ALBUM REVIEW: Colossloth – Plague Alone

In the world of Ambient Industrial music, the UK has some rather notable exponents. It’s a proud standard, maintained by – among others – ‘Wooly’ Woolaston, the sole member of Leicestershire’s magnificently-named Colossloth. His fifth album Plague Alone (Cold Spring Records) was devised prior to the heinous virus presently shrouding the world and in retrospect seems strangely prophetic rather than historical or imaginary.

The sound is immediately abrasive and grandiose, opener ‘Little Cups Of Grace’ fizzing and droning as spectral atmospheres float overhead in a form of terrible beauty. The ensuing ‘Dies Infaustus’ is a more chaotic beast, its sampled effects scarring the mind as it lurches from one beat, one scrape, one bleep to the next. Here metallic effects do come into play, yet with a strange Oriental feel that brings to mind former touring buddy Tim Hecker. ‘Naked Blooded and Witched’ commences with the mimickry of a jet engine, the deep growl oscillating through a maelstrom of digital bells and taking on both Blackened, robotic vibes, and Dark Country tinges, which nevertheless retains those reverberating synths.

This is the first occurrence of the album showing its potential to be one of the soundtracks for these sad, bizarre times. This continues and intensifies with the stunning title track: beginning with a profound, morose guitar, artificial swirls swell and wait to pounce in the background. It’s a bitter acrimony of looped feedback and clashing Industria, however, that shatters the mourning: an agonised wall of pulsing noise that grates, tortures and captivates simultaneously, fluctuating with those earlier, strangely moving auras toward an explosive coda of screaming horror.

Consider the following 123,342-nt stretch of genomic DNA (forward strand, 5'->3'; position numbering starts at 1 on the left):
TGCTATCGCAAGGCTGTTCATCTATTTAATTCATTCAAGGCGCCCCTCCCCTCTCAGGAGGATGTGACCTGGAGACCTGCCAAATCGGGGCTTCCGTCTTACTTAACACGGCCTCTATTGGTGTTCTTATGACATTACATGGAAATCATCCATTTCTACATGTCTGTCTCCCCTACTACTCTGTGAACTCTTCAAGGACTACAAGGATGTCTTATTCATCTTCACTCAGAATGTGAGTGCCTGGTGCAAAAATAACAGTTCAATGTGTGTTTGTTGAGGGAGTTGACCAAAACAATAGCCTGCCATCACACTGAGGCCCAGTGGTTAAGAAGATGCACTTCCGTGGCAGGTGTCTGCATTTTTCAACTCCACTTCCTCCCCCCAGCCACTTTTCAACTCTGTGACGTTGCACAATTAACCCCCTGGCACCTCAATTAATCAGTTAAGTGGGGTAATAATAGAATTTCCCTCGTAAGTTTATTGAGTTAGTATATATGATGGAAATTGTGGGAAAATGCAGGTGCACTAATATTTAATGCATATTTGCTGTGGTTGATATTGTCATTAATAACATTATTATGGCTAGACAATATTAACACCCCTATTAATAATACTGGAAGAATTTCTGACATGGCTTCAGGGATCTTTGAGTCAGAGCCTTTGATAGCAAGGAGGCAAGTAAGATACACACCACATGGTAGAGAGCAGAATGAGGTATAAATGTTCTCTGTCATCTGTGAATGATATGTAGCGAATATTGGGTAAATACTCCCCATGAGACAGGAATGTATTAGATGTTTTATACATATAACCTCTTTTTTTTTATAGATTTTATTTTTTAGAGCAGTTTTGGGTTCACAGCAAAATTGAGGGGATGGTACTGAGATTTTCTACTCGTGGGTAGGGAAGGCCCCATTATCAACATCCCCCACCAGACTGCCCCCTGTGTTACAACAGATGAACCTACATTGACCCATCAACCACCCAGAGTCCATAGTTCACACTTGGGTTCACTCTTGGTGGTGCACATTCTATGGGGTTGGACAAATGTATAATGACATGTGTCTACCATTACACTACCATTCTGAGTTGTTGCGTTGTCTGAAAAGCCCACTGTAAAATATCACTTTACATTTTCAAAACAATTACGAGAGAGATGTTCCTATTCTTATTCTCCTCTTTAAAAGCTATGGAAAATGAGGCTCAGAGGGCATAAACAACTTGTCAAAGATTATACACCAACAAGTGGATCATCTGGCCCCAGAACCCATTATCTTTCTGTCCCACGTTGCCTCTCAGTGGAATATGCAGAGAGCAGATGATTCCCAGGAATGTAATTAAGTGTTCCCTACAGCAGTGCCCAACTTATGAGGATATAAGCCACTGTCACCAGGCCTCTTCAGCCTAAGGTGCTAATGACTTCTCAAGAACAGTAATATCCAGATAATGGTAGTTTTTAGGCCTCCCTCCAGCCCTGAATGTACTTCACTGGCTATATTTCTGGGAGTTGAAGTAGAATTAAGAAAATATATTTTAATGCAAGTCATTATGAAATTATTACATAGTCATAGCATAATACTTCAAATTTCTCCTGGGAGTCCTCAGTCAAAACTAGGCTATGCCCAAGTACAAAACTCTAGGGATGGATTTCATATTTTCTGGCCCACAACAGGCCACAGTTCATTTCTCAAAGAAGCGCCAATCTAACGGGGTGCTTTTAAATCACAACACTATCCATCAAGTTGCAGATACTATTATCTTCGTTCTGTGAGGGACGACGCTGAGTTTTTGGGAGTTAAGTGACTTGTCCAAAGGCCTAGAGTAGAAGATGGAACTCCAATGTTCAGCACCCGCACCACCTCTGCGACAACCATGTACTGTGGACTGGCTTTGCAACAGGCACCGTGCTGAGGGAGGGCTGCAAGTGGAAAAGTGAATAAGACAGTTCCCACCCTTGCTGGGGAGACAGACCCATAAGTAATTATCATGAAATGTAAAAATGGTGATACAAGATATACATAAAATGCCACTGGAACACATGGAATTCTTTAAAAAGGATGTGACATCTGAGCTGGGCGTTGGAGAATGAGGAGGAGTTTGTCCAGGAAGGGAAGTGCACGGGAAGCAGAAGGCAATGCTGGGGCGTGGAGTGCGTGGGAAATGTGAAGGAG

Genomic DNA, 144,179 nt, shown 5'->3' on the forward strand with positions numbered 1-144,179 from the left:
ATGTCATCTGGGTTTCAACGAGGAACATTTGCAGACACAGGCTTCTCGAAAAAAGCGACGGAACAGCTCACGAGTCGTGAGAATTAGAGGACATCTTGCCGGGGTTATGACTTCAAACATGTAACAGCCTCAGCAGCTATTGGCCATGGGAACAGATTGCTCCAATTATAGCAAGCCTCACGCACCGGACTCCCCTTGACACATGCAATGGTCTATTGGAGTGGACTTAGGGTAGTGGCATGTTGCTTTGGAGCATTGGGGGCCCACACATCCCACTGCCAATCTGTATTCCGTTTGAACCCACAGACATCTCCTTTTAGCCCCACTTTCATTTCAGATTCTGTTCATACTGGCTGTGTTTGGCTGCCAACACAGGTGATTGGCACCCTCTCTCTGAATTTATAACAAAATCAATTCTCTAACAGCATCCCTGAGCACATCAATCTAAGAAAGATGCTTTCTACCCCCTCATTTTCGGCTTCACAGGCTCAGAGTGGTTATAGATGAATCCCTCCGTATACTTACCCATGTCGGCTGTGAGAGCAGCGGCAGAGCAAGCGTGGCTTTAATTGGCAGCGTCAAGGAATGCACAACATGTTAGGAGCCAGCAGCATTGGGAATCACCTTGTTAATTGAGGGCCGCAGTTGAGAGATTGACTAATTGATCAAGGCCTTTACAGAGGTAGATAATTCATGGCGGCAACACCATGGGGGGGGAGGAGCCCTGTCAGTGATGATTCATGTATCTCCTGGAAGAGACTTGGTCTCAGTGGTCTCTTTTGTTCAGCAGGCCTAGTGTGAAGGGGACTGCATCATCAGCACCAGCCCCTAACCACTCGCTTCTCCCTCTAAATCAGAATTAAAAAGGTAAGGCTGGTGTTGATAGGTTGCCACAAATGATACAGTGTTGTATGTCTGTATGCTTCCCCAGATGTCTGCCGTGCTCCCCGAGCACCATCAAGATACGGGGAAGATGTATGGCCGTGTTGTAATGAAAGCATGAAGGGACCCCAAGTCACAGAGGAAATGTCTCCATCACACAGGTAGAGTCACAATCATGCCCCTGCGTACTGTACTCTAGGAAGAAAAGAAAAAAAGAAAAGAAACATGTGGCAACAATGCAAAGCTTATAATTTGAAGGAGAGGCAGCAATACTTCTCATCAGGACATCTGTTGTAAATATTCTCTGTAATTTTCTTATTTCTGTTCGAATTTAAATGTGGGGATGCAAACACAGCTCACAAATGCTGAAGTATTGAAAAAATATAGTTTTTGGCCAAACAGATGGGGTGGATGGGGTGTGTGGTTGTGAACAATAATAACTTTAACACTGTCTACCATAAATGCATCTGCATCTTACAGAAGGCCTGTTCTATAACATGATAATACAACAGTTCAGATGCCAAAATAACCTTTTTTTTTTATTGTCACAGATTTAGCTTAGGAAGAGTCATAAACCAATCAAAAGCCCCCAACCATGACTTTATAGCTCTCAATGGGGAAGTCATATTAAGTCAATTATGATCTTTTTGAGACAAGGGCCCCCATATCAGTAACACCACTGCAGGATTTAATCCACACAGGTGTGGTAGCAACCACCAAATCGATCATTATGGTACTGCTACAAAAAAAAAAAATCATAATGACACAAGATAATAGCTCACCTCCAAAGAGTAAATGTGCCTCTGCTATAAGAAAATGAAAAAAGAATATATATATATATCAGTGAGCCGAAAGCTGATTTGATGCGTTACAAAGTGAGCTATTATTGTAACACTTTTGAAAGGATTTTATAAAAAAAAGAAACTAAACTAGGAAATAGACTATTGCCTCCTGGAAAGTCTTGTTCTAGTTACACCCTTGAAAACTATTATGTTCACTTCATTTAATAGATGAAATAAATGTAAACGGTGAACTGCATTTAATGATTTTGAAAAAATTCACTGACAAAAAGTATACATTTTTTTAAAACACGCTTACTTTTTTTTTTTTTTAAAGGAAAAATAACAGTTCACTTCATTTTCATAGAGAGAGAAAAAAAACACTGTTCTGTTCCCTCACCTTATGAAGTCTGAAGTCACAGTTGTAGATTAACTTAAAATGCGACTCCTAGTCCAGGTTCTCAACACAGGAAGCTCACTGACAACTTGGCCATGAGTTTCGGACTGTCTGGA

However different tastes may interpret this often inhospitable style of music, its compelling nature cannot be disputed. ‘Scylla Is Rising’ relies upon eerie Electronica and Gregorian-esque moans to lift it above the growing undercurrent of warping sandpaper: and while the final two fifteen-minute epics, ‘Slit’ and ‘A Fuse Like This Has To Be Lit’, have different approaches to the sound, both display drama, delicacy and harsh bullets in abundance: the twists and turns both subtle and brutal, portraying both the overwrought empathy and ice-cold detachment of someone struggling like fuck with this new reality.

Whatever Wooly’s aim with Plague Alone, its accidental collision with the biggest crisis that recent generations have known means it has caught a possibly unwanted zeitgeist. Musically it’s a hell of a feat: but it may just turn out to be more important than that. For now, just appreciate this challenging yet absorbing listen for its ability to stun, ease, and terrify.

7 / 10

PAUL QUINN